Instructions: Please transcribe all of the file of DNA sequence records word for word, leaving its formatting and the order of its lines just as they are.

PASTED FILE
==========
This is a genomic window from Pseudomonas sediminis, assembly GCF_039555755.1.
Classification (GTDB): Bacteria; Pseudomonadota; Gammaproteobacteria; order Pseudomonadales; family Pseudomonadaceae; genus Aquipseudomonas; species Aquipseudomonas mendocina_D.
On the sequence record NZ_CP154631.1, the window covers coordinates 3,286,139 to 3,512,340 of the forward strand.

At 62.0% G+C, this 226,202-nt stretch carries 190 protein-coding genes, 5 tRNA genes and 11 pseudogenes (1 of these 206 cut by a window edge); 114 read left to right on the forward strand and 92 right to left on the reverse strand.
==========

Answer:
This is a genomic window from Pseudomonas sediminis, assembly GCF_039555755.1.
Classification (GTDB): Bacteria; Pseudomonadota; Gammaproteobacteria; order Pseudomonadales; family Pseudomonadaceae; genus Aquipseudomonas; species Aquipseudomonas mendocina_D.
On the sequence record NZ_CP154631.1, the window covers coordinates 3,286,139 to 3,512,340 of the forward strand.

At 62.0% G+C, this 226,202-nt stretch carries 190 protein-coding genes, 5 tRNA genes and 11 pseudogenes (1 of these 206 cut by a window edge); 114 read left to right on the forward strand and 92 right to left on the reverse strand.